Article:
Could Your Parent Be a Victim of Identity Theft?
July 17, 2018It is an unfortunate reality that elderly adults are more vulnerable to fraudulent activity such as identity theft than younger people. This is due to a variety of factors, including the fact that many elderly adults are not familiar with technology and may make unsafe decisions, are more likely to be trusting than younger adults, and may also be dealing with cognitive functioning decline that prevents them from being able to use proper judgment in unsafe situations. As a family caregiver, it is extremely important for you to be vigilant about your elderly adult's identity so you can detect when they may have become a victim of identity theft. This can help you to end and resolve the situation as quickly and effectively as possible to minimize the damage done by this type of crime.Some signs that may indicate your aging parent has become a victim of identity theft include:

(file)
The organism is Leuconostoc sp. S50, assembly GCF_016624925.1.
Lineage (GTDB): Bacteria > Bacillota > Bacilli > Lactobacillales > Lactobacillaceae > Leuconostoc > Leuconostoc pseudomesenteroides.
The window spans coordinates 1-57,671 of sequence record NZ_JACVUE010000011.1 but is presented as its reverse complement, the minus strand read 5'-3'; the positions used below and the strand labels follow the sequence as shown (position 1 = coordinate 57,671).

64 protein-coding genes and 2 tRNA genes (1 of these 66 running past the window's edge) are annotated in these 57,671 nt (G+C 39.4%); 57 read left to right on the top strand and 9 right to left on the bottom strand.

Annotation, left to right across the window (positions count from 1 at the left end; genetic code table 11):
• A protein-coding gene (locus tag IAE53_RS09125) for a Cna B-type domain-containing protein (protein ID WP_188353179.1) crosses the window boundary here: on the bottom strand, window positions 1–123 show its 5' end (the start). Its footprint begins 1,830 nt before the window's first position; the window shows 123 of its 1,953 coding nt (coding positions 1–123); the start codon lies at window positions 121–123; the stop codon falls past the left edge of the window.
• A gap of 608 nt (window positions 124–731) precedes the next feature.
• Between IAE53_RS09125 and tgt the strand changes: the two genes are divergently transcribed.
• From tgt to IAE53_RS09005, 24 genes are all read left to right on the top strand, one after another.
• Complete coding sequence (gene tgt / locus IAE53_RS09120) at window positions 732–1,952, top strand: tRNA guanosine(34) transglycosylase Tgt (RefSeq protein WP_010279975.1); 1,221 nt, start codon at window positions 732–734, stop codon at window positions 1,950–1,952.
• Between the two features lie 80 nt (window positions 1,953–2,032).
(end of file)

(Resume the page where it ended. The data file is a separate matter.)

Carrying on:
- Unexplained or unfamiliar withdrawals from their bank account.
- Bills that stop arriving with the mail without you having signed up for paperless billing.
- Debt collectors calling your parents for debts they cannot explain, or that do not sound familiar to you.
- Checks or credit cards being rejected by stores and other services.
- Disconnect notices or warnings on bills that do not look familiar, or that should have been paid.
- Health insurance filing a claim for a condition or procedure not related to your senior.
- The health plan refusing to cover treatment or other benefits because it says they have reached your parents benefit limit when they have not.
- Notices from the IRS saying your parent has filed two returns.